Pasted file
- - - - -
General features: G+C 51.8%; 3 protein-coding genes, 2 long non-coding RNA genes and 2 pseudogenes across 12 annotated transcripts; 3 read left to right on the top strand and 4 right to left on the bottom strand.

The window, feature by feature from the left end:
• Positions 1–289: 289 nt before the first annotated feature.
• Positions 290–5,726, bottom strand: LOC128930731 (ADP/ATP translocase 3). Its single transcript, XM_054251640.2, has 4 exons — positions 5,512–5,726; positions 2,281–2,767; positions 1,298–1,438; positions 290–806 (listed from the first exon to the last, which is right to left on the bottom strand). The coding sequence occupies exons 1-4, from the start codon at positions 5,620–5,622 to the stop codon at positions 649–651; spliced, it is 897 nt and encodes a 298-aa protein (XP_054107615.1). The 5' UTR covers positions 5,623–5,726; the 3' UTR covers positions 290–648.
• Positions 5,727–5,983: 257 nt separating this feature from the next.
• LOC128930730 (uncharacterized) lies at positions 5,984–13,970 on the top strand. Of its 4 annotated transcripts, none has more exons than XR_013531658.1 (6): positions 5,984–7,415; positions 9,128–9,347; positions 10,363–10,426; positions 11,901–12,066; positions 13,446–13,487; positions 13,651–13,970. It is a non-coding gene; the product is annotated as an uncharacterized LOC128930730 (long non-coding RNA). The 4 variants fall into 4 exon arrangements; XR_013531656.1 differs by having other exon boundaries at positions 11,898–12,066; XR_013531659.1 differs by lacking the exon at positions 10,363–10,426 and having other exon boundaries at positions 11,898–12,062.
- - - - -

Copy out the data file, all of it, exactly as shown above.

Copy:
General features: G+C 51.8%; 3 protein-coding genes, 2 long non-coding RNA genes and 2 pseudogenes across 12 annotated transcripts; 3 read left to right on the top strand and 4 right to left on the bottom strand.

The window, feature by feature from the left end:
• Positions 1–289: 289 nt before the first annotated feature.
• Positions 290–5,726, bottom strand: LOC128930731 (ADP/ATP translocase 3). Its single transcript, XM_054251640.2, has 4 exons — positions 5,512–5,726; positions 2,281–2,767; positions 1,298–1,438; positions 290–806 (listed from the first exon to the last, which is right to left on the bottom strand). The coding sequence occupies exons 1-4, from the start codon at positions 5,620–5,622 to the stop codon at positions 649–651; spliced, it is 897 nt and encodes a 298-aa protein (XP_054107615.1). The 5' UTR covers positions 5,623–5,726; the 3' UTR covers positions 290–648.
• Positions 5,727–5,983: 257 nt separating this feature from the next.
• LOC128930730 (uncharacterized) lies at positions 5,984–13,970 on the top strand. Of its 4 annotated transcripts, none has more exons than XR_013531658.1 (6): positions 5,984–7,415; positions 9,128–9,347; positions 10,363–10,426; positions 11,901–12,066; positions 13,446–13,487; positions 13,651–13,970. It is a non-coding gene; the product is annotated as an uncharacterized LOC128930730 (long non-coding RNA). The 4 variants fall into 4 exon arrangements; XR_013531656.1 differs by having other exon boundaries at positions 11,898–12,066; XR_013531659.1 differs by lacking the exon at positions 10,363–10,426 and having other exon boundaries at positions 11,898–12,062.